The Thompson Center Compass

The Thompson Center Compass is a low cost rifle in myriad calibers and actions. It features a push-feed Mauser action with a three position safety, a free floated barrel, preinstalled receiver rail sections, detachable rotary magazine, and optionally, a relatively rugged scope. By far the most distinct features of the Compass line are the use of 5R rifling and threaded muzzles, which are not usually available outside of significantly more expensive rifles.

As of August 16, 2017 you can buy a Compass with a Vortex Crossfire II 3-9x for, after $75 rebate, under $300 shipped. Whether you’re in the deserts of Arizona ringing a thousand yard gong with 6.5 Creedmoor, taking Alaskan Caribou with 7mm Remington Magnum, or touching holes with 308 Winchester at CMP South in Alabama the T/C Compass will be right at home. Looking for a .30-06 with a threaded barrel? Good luck finding anything decent without spending three to five times what you would spend here.

<em>A young .30-06 with rests with three .308 battle rifles and a 12 gauge autoloader.</em>

The scoped Compass line originally used Nikon 3-9x scopes, pictured here.

This rifle was zeroed only once and since has experienced five thousand highway, city, and trail miles bouncing around the back of a pickup truck, who knows how many miles hiking and walking, and several different muzzle brakes and suppressors. It has on more than one occasion been driven two hundred miles with only one round in tow and placed a hole precisely where aimed. It has been used with factory ammunition and hand loads from high power to subsonic, suppressed and unsuppressed. You can be confident the rifle will stay under an arc minute and the glass will be on target. The newer scoped rifles come with a Vortex Crossfire II 3-9x and unknown scope rings. With any luck they’ll live up to the expectations set by their predecessors.

Thompson Center feat. Ikea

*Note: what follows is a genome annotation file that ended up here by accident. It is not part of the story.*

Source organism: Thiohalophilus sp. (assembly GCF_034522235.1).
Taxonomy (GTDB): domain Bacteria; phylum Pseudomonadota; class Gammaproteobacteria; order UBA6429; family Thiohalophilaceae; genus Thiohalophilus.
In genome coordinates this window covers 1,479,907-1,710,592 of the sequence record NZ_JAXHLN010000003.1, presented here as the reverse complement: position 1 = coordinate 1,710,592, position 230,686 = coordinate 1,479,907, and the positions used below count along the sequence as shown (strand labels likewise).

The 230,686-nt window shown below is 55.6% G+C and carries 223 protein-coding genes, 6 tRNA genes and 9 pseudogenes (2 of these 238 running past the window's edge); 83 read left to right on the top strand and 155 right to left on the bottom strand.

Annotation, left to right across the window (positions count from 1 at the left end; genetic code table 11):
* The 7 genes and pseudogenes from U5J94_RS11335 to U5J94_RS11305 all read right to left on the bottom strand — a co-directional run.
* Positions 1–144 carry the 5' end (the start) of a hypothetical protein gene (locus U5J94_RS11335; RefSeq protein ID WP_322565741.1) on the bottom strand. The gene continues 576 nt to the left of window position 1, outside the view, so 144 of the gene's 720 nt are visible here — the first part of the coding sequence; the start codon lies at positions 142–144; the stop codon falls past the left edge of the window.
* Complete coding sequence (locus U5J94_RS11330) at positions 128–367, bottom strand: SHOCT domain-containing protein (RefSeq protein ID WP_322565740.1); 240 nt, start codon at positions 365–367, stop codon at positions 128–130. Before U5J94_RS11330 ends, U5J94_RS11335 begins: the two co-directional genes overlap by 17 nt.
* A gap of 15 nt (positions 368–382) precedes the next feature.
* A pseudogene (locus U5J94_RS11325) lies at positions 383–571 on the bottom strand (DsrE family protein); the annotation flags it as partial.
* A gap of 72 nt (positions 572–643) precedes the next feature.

The Compass uses five round rifle and four round magnum rotary magazines. The follower is returned by a spring wrapped around the axis similar to the ejection port cover of an AR-15. Unfortunately, the magazine is the weak point of the platform. The magazine is disassembled by removing the rear plate, but in what can only be described as the genius of an ITT Tech fastener engineer, the plate is retained solely by friction. When, not if, the plate deforms or is partially removed the spring slides off the follower, leaving the magazine mostly functional except for the last round. Tap the back of the magazine on a surface to evenly seat the rounds and there’s a good chance your place will come off too. If the spring is wound one extra time the backplate will even find itself spontaneously ejected. Fortunately the fix is fairly simple and requires no tools, magazines are cheap and plenty, and the rifle can be single loaded without difficulty.

Whether you’re looking for an inexpensive do-everything rifle to get you a couple seasons or a host worthy of your Schmidt Bender the T/C Compass line will serve you well.

Nothan

Nothan

Nothan is a Second Amendment advocate, federal philatelist, Philadelphian, NRA Life Member, collector of antique firearms, and certified bubbasmith.

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1 Response

  1. Avatar Anthony says:

    The magazines for Compass are “unobtanium” in Canada, lol.

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